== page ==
In-person, in-depth interviews will be conducted with approximately 10 adults in low-income households in each state. Sampling will be focused on the communities in which the randomized trial (component 4) will be implemented, and will seek to include a balance of caregivers of children aged 2–7 years and those of children aged 8–12 years. Eligibility will include (1) being the primary caregiver of a child in the household aged 2–12 years; and (2) meeting an income threshold determined by being eligible for the Expanded Food and Nutrition Education Program (EFNEP) or being the primary caregiver of a child who receives free or reduced-price school lunch. Participants will be recruited using a variety of strategies, including flyers, emails, and in-person recruitment at community locations (e.g. social service departments). A screening form will be administered to interested adults. Those with children aged 8–12 years will be asked if they are willing to let their child participate in a simultaneous, but separate interview.

At the time of the interview, low-income adults will complete a brief demographic survey to document their age, sex, race/ethnicity, and the number of adults and children living in the household. The interview guide will cover eating and cooking habits, perceptions of healthy foods, community supports for healthy eating, children’s preferences for types of fruits and vegetables, child snacking, tools needed to prepare produce, children’s involvement in food preparation, thoughts on local farms and farmers, knowledge of seasonal produce, CO-CSA program thoughts and preferences, and what would make it easier or more challenging to participate in a CO-CSA program.

Immediately following the interview, an adaptation of a stated preference non-market evaluation econometric technique, commonly known as a “choice experiment” [69], will be utilized to determine individual preferences for CSA shares in hypothetical market situations. This adapted method previously has been used to examine willingness to shop at a farmers’ market [70]. The goal is to understand a participant’s stated preference for purchasing a CSA given variations in specific price, amount, variety, frequency, and distance values. Each factor will be examined individually and in combination, as food shopping conditions are often multi-factorial. Participants also will be asked about ideal values for each factor, as well as the particular produce items and amount of each of those items they would want in their CSA share. Lastly, preferences for purchasing a CSA versus shopping at a supermarket will be determined given hypothetical cost and travel time differences.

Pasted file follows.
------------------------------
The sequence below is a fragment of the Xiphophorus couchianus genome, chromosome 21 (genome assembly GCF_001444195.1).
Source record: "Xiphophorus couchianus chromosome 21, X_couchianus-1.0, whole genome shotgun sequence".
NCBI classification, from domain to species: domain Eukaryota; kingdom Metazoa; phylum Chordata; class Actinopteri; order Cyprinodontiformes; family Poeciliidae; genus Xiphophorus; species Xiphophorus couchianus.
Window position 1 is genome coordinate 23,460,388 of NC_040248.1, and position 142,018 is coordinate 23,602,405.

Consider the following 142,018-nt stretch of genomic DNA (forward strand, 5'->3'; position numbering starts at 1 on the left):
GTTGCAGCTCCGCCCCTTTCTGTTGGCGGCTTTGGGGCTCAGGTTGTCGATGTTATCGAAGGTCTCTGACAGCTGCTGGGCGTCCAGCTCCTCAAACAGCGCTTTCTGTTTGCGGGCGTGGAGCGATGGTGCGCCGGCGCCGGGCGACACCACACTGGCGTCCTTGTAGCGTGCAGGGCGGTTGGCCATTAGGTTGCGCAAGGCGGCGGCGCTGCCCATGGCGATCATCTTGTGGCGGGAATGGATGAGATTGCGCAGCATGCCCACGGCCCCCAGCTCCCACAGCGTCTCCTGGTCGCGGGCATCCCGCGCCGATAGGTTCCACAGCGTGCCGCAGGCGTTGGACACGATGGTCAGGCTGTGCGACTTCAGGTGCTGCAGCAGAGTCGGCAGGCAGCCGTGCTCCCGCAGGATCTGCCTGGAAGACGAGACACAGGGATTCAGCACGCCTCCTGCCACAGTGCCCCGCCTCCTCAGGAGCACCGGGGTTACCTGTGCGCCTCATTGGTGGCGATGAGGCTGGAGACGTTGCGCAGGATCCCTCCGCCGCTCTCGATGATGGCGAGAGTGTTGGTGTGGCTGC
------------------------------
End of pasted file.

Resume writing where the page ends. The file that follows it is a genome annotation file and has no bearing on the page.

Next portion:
In each state, 5 children will take part in semi-structured interviews to explore fruit and vegetable familiarity and preferences, involvement in meal preparation, snacking habits, family and peer influences, nutrition knowledge and skills obtained through school or community, experiences with gardening and farms, and knowledge of seasonal produce. Child interviews will include photo elicitation [71] and a modified draw and write activity [72], where children will be asked to draw a meal and snack that they usually make for themselves and describe what they are drawing. Adults will be compensated $25 for their time and participating children will be compensated $5.